What will it take to save farming?

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Tomorrow, farming as we know it may be gone, captured in a few museum exhibits

Farming in Whatcom County today remains a strong and much valued part of our community. Ancestors of today’s tribal members grew and harvested camas bulbs and other staples. American and European immigrants settled here, cleared farmland and imported their productive farming legacy.

Tomorrow, farming as we know it may be gone, captured in a few museum exhibits.
It’s not because of poor land, a lack of water, or an inability of farmers to adapt to changing market conditions. It’s not even because of climate change. The single most important reasons for the decline and possible end of most farming are the policies of our state government and court decisions that reflect today’s progressive politics. Two issues have been playing out in this legislative session that illustrate the threat that politics play in the future of our farms. One is how farmworkers should be paid, and the other is who will control and have access to water.

In November 2020, the Washington Supreme Court ruled that the 1959 state law exempting dairy farm workers from being paid overtime was unconstitutional. Many other workers continue to be exempt. Dairy farmers immediately complied with the ruling, but farmworkers were devastated. Farmworkers in our state are already paid more than in any other state. Estimates of average pay range from $16 to $19 per hour. Most workers ask to work more than 40 hours, and often that is necessary given the seasonal and changing nature of farm work. After the ruling, however, many workers were told they could no longer work more than 40 hours per week. To maintain their pay, they had to take second jobs. To hear what farmworkers themselves have to say about this, visit http://www.protectfarmworkersnow.org/.

The day the court ruling came out, the lawsuits from class action lawyers started. Now there are nearly 40 suits from lawyers as far away as Los Angeles. They claim farm employees are owed three years of retroactive pay. Never mind that the cost of this would put almost all farms out of business. Never mind that farmers were paying according to the 61-year-old law.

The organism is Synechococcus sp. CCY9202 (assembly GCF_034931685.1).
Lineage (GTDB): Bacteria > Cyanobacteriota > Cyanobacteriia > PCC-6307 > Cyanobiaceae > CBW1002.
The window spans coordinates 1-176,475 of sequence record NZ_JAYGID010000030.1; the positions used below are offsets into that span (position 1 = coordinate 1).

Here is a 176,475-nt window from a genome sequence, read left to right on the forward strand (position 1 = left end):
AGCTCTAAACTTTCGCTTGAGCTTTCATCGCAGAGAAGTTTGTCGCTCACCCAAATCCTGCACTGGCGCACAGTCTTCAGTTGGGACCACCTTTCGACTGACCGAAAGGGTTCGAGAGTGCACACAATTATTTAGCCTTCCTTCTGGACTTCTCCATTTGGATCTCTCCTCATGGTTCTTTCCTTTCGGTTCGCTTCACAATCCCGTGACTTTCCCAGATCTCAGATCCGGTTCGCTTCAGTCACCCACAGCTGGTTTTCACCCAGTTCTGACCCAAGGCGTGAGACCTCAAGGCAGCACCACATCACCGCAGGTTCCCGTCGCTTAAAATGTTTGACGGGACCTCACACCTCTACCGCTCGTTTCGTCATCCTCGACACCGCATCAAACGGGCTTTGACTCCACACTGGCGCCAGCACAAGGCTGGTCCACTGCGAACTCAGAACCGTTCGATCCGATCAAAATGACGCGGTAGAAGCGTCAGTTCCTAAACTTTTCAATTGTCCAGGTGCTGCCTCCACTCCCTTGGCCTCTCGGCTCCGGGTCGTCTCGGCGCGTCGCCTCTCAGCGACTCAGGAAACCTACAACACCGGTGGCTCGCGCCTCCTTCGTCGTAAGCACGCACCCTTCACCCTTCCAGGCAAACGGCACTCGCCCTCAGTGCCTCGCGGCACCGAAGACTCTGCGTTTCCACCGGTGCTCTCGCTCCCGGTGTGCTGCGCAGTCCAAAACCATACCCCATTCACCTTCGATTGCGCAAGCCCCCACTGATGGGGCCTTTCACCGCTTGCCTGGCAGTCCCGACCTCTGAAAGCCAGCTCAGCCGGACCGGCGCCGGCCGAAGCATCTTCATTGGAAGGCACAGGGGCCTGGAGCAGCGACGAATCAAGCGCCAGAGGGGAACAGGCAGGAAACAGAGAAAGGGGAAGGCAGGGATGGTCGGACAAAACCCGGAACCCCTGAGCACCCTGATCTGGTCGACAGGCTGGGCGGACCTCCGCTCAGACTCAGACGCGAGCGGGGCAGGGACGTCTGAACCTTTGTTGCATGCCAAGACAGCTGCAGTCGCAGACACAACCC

The state legislature jumped in, first to try to protect farms. But that goal was hijacked by Sen. Rebecca Saldaña, a senate leader from downtown Seattle. Her amendment demanded that all farms, not just dairies, pay all their workers three years back pay plus 12% interest. This would destroy most of the 100,000 farm jobs across the state, including the 8,000 farm jobs in Whatcom County.

Labor unions clambered for the back pay despite the devastation it would cause to the workers they say they are helping. Farm advocates, including Whatcom Family Farmers and its affiliates across the state through Save Family Farming, rallied to let voters and legislators know that farmworkers would be harmed. As of the time of this writing, the retroactive pay requirements likely will be removed, but mandatory overtime pay for all farmworkers will be required.

The harm to farmworkers will be great, and the only way farmers can survive this kind of continuing effort to raise the already high cost of labor is to mechanize even more. Robotic milkers are being installed, and robotic apple pickers are on the way. Farmworker jobs will be lost, and the move to ever larger farms will be even faster.